Bilirubin

Bilirubin Definition

Bilirubin is a molecule formed from the breakdown of red blood cells, and other cells with porphyrins. Red blood cells carry special molecules, called hemes (a type of porphyrin), which hosts an iron atom. This arrangement allows the red blood cell to carry oxygen. When blood cells break down, they release the heme into the blood, which could do damage if not controlled.

Heme is actively broken down in the liver, as seen in the image below. It is first converted into biliverden. Another enzyme continues the process, and converts biliverden into bilirubin. Bilirubin is then deposited into the intestines, via the bile duct. From there it can be excreted in the urine or in the feces. In the intestines it is converted to stercobilin, a reddish-brown substance that gives feces its distinct coloration. In the urine, bilirubin becomes urobilin, a very yellow substance.

Heme Breakdown

Bilirubin, because it is related to porphyrin molecules, is a natural pigment. As it changes into different molecules and versions, it also changes color. Scientists can use these colors to detect disease. For instance, a bruise is caused by the pooling of blood under the skin. Pooling blood is a dark red or purple, and will slowly turn more brownish as the iron oxidizes. As the blood is removed and recycled, the heme groups must be broken down. Heme is first converted to biliverden, which has a greenish tint. If you’ve ever had a large bruise that appeared greenish, this is why. After this, it is converted to bilirubin, and has a distinctive yellow color. Old bruises will turn this distinctive yellow before disappearing.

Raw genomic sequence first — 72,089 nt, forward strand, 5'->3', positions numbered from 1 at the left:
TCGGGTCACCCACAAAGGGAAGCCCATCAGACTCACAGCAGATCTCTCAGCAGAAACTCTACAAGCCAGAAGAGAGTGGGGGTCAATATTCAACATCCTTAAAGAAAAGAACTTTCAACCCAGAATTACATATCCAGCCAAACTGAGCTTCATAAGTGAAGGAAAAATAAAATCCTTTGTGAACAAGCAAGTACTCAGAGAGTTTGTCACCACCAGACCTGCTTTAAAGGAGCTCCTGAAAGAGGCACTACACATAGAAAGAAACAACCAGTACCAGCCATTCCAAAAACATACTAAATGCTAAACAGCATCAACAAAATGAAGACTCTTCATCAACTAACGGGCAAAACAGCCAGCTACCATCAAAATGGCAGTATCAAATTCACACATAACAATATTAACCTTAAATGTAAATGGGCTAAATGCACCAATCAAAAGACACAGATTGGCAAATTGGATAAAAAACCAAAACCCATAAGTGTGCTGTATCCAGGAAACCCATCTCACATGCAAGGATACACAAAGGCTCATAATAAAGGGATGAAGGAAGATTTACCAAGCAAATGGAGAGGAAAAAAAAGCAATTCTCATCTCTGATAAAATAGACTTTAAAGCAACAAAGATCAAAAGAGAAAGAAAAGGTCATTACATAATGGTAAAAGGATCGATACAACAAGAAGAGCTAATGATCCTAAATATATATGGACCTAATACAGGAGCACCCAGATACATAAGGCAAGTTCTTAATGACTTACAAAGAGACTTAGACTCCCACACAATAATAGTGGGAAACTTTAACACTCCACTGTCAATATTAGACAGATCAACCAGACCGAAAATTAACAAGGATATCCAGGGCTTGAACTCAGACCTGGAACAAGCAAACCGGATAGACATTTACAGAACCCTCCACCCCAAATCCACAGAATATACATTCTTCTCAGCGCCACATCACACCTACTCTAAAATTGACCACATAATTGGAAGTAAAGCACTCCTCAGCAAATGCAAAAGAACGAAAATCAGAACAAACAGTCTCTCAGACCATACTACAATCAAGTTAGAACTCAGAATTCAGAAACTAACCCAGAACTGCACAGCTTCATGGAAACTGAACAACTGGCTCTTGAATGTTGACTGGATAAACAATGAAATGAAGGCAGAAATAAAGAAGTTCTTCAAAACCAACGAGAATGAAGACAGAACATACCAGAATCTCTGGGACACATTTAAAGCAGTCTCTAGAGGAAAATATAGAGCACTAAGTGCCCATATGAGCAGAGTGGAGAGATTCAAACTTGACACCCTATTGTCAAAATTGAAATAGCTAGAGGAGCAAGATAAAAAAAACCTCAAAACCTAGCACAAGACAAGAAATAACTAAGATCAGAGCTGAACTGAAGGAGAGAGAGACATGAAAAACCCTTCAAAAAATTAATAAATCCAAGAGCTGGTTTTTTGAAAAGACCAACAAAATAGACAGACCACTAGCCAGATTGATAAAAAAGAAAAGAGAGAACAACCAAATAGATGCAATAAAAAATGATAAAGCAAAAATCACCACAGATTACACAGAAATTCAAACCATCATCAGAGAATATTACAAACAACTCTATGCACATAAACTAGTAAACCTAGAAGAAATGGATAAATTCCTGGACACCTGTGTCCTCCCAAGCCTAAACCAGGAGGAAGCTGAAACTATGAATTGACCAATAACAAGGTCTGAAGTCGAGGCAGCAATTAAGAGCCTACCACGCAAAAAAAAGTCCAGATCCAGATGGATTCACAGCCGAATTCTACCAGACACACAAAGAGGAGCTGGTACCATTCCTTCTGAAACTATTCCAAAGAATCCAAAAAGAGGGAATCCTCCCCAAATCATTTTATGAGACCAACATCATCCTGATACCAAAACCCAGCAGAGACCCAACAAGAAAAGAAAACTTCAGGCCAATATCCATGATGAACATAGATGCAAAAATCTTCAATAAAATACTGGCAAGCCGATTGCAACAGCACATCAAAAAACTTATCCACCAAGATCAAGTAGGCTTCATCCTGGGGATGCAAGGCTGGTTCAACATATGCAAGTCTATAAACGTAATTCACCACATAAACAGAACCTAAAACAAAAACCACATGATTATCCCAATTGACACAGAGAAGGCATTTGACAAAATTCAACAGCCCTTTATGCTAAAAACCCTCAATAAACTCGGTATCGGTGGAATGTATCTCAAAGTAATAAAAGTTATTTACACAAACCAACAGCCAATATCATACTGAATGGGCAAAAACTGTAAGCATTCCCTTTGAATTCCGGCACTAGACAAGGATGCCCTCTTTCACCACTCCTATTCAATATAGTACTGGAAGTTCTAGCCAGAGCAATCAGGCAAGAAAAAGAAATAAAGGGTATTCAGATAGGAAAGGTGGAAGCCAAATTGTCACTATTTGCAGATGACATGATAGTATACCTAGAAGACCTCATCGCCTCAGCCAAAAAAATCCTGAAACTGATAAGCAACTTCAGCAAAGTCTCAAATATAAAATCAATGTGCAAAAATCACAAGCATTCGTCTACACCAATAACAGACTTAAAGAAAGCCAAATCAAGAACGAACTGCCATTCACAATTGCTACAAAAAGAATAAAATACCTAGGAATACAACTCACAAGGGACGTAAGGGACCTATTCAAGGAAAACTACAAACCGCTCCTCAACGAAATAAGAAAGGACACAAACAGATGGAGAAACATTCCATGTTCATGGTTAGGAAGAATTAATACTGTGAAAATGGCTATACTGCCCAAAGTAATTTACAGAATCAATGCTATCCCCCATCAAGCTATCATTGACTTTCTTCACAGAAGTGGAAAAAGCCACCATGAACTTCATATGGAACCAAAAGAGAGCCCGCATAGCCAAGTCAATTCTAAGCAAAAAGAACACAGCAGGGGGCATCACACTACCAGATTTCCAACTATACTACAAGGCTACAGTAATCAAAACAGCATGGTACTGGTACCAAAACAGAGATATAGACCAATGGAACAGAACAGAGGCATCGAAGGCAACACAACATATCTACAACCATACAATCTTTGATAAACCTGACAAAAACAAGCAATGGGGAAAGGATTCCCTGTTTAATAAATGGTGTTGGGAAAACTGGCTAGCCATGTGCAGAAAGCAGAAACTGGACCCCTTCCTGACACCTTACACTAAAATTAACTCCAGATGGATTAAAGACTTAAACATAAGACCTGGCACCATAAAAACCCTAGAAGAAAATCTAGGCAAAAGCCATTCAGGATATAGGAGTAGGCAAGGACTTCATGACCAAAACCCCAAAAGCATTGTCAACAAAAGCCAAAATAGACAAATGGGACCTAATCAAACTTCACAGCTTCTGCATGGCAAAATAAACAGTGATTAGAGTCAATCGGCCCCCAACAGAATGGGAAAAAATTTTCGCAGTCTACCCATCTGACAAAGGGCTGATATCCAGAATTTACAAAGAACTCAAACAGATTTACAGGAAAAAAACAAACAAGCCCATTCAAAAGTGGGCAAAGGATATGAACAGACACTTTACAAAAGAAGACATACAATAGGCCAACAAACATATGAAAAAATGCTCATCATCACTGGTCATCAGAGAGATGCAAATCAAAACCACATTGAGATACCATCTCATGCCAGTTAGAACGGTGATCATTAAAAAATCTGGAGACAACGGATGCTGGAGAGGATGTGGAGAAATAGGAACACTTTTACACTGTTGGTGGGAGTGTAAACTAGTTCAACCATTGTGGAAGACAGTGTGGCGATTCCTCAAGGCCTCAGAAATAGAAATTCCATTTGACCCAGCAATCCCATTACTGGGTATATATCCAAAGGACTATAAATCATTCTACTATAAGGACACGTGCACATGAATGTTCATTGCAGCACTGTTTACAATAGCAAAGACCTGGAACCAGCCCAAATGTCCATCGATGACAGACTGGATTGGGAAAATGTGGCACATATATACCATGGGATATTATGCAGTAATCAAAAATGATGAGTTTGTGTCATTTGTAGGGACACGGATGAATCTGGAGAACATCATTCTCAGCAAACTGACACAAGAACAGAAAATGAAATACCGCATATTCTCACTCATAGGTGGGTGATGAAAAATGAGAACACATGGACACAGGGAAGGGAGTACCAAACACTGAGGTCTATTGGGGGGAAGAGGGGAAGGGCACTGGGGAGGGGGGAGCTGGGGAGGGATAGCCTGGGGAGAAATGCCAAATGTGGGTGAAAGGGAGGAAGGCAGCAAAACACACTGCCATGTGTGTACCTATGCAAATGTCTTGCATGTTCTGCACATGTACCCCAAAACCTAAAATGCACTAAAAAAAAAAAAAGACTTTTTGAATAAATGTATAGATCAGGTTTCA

The distinctive yellow coloration of bilirubin buildup is a common symptom of conditions like jaundice, in which bilirubin builds up all over the body. This can happen in babies, when the liver has not yet fully developed, or in adults with non-functioning livers. While the yellow coloration of the eyes and skin is a definite sign that something is drastically wrong, a bilirubin test can show the levels of bilirubin long before they become dangerous.

Bilirubin is also found in plants, as a breakdown product of chlorophyll, a molecule highly related to the heme molecules in animal cells. It is also very similar to the pigment phycobin, which is used by autotrophic bacteria to capture energy from sunlight.

Bilirubin Test

Conjugated versus Unconjugated Bilirubin

Bilirubin exists in multiple forms in your blood. It exists in a water-soluble form, which is attached to glucuronic acid in the liver by a special enzyme. This makes bilirubin easier to detect and is known as conjugated bilirubin. Unconjugated bilirubin, on the other hand, is fat-soluble, which makes it harder to detect in solution. As such, some of this bilirubin is undetectable. It bonds to itself and other fat-loving molecules.

Therefore, a test of a person’s total bilirubin includes the direct measurement of soluble bilirubin, plus the estimated indirect bilirubin. These two forms, and their abundance in the system, can tell a doctor a lot about which process may be getting interrupted in the liver. For instance, a healthy person will have a higher concentration of unconjugated bilirubin, but the exact levels depend on the person and circumstance.